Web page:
Old vs new income tax regime

In this post, we will discuss the difference between the Old vs New Income tax regime. The Budget has proposed a new alternate income tax structure for the taxpayers.

Introduction

Taxpayers wanted the tax structure to be simplified and their income tax to come down. But it has shattered a lot of hopes.

The taxpayers who opt for the new regime need to forego most of the exemptions and deductions availed in the previous tax regime.

The deductions and exemptions under Chapter-VI includes HRA, investments under Section 80C, NPS contribution, medical insurance premium and Leave travel allowance (LTA)

New tax slab and rates

Old tax rate ANNUAL INCOME new tax rate
Nil Up to Rs.2.5 lakh Nil
5% Rs.2.5 lakh to Rs.5 lakh 5%
20% Rs.5 lakh to Rs.7.5 lakh 10%
Rs.7.5 lakh to Rs.10 lakh 15%
30% Rs.10 lakh to Rs.12.5 lakh 20%
Rs.12.5 lakh to Rs.15 lakh 25%
Above Rs.15 lakh 30%

Is it beneficial or not?

The tax has always been confusing for an average Indian. With 3 more tax slabs, it has made more confusing.

You don’t have to do a detailed calculation to estimate the tax liability under the new tax slabs. Anyone claiming tax exemptions and deductions of more than Rs 2.5 lakh in a year will not gain from the new tax structure.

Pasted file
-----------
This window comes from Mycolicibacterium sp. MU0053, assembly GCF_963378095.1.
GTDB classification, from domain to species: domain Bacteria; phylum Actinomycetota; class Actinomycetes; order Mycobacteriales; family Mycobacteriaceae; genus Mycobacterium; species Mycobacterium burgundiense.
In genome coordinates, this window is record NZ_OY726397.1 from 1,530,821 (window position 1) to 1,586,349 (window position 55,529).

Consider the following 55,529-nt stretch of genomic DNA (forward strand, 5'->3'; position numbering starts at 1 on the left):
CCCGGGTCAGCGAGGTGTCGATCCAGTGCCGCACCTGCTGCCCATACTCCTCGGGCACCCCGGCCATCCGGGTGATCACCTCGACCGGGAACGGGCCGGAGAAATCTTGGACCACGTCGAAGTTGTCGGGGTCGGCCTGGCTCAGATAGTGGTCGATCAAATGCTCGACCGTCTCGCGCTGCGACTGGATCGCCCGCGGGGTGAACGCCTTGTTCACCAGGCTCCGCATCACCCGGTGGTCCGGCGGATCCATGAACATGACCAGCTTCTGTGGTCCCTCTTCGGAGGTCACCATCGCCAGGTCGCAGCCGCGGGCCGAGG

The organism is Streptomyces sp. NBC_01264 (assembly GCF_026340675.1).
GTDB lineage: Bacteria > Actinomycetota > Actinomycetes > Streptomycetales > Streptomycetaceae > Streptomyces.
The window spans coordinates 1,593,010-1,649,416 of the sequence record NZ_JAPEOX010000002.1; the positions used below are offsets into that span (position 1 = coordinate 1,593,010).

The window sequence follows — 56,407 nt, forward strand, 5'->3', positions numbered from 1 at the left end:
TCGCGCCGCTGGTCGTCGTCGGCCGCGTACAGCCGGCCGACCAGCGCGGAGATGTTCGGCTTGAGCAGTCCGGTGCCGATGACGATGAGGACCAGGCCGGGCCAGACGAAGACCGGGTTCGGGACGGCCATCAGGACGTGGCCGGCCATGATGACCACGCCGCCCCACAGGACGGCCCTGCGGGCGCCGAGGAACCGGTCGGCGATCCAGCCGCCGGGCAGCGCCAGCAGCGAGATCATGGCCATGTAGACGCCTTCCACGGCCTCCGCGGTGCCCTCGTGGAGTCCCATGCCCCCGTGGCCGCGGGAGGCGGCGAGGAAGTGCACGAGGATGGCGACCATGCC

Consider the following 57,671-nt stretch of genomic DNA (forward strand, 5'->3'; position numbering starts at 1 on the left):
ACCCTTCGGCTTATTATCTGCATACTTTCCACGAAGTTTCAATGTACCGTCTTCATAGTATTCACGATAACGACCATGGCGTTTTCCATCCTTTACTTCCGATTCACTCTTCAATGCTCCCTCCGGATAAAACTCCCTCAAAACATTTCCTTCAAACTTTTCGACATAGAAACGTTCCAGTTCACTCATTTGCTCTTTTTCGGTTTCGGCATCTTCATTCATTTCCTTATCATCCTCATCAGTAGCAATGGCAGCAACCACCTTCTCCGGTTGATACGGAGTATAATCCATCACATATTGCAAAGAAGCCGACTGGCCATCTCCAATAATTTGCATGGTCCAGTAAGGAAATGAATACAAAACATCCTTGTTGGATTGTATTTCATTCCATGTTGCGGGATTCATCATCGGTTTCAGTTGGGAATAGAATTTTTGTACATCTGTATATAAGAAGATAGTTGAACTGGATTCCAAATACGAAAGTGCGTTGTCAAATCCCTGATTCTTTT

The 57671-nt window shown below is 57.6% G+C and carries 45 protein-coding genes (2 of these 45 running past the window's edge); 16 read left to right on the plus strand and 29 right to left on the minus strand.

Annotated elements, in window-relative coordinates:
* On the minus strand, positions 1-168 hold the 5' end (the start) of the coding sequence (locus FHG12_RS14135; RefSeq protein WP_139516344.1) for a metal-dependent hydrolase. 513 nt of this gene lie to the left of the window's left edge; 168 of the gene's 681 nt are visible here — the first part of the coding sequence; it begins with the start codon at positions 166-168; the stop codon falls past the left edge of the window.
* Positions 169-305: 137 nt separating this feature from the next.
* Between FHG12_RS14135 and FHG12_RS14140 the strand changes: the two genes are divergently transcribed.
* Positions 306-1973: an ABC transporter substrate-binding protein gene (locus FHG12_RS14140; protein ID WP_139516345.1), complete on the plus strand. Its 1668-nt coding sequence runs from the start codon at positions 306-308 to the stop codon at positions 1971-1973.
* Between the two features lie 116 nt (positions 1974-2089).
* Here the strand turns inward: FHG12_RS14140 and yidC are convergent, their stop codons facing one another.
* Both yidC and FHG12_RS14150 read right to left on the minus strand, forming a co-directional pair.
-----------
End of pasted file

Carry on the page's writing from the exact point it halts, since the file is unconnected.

This threshold of Rs 2.5 lakh includes the standard deduction of Rs 50,000 for which no investment is required. All salaried taxpayers are eligible, which leaves only an additional deduction of Rs 2 lakh. Of this, Rs 1.5 lakh is taken care of by Section 80C investments.

The average taxpayer also claims an exemption for HRA or claims deduction for the interest paid on a home loan. There are other deductions such as the contribution to the NPS, the interest on education loans, treatment of illness, and disabilities. There is also the small but widely claimed exemption of up to Rs 10,000 for savings bank interest under Section 80TTA.

What goes out and What stays

What goes out

The exemptions and deductions you will not be eligible in the new tax regime are:

  • Standard deduction – Rs 50,000.
  • House rent allowance – depends on salary structure and rent paid.
  • Housing loan interest – Rs 3.5 lakh for affordable housing, Rs 2 lakh for others.
  • Investments under Sec 80C – Rs 1.5 lakh.
  • Leave travel allowance – Tax-free if claimed once in a block of two years.
  • NPS contribution – Rs 50,000.
  • Medical insurance premium – Rs 25,000 (Rs 50,000 for parents and senior citizens).
  • Savings bank interest – Rs 10,000 under Sec 80TTA
  • Interest income (for senior citizens) – Rs 50,000 under Sec 80TTBEducation loan interest – Interest paid for eight consecutive years.
  • Disability of self or dependent – Rs 75,000 to Rs 1.25 lakh depending on the disability.
  • Treatment of self or dependent for specified disease – Rs 40,000.

What stays

The list of exemptions the same as in the old tax regime are:

  • Standard deduction on rent – 30% of the rent received
  • Agricultural income -No limit
  • Income from life insurance – If insurance cover is 10 times the annualized premium
  • Retrenchment compensation – Rs 5 lakh
  • VRS proceeds – Rs 5 lakh
  • Leave encashment on retirement – Rs 3 lakh (No limit for govt. workers)

With that, we have come to the end of this post. Share your queries with us in the comment section below.